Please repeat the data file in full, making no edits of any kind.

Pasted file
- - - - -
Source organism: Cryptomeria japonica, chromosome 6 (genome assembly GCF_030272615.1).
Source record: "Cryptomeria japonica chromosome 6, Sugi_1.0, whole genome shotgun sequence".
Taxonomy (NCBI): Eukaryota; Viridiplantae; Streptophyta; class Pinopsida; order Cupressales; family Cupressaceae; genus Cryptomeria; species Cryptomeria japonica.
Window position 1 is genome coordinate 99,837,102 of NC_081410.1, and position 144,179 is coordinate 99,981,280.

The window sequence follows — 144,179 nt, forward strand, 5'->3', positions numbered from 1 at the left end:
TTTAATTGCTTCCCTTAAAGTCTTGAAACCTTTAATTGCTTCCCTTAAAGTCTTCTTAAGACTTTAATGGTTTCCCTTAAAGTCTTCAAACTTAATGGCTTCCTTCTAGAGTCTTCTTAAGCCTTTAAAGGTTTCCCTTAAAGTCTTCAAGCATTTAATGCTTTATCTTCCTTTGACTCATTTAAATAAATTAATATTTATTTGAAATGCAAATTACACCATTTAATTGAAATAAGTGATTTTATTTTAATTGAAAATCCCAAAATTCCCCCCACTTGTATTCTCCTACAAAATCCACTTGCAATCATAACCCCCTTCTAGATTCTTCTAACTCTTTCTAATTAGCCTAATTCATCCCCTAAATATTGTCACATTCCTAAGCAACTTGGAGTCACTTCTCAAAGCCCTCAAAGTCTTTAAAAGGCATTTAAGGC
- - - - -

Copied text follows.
Source organism: Cryptomeria japonica, chromosome 6 (genome assembly GCF_030272615.1).
Source record: "Cryptomeria japonica chromosome 6, Sugi_1.0, whole genome shotgun sequence".
Taxonomy (NCBI): Eukaryota; Viridiplantae; Streptophyta; class Pinopsida; order Cupressales; family Cupressaceae; genus Cryptomeria; species Cryptomeria japonica.
Window position 1 is genome coordinate 99,837,102 of NC_081410.1, and position 144,179 is coordinate 99,981,280.

The window sequence follows — 144,179 nt, forward strand, 5'->3', positions numbered from 1 at the left end:
TTTAATTGCTTCCCTTAAAGTCTTGAAACCTTTAATTGCTTCCCTTAAAGTCTTCTTAAGACTTTAATGGTTTCCCTTAAAGTCTTCAAACTTAATGGCTTCCTTCTAGAGTCTTCTTAAGCCTTTAAAGGTTTCCCTTAAAGTCTTCAAGCATTTAATGCTTTATCTTCCTTTGACTCATTTAAATAAATTAATATTTATTTGAAATGCAAATTACACCATTTAATTGAAATAAGTGATTTTATTTTAATTGAAAATCCCAAAATTCCCCCCACTTGTATTCTCCTACAAAATCCACTTGCAATCATAACCCCCTTCTAGATTCTTCTAACTCTTTCTAATTAGCCTAATTCATCCCCTAAATATTGTCACATTCCTAAGCAACTTGGAGTCACTTCTCAAAGCCCTCAAAGTCTTTAAAAGGCATTTAAGGC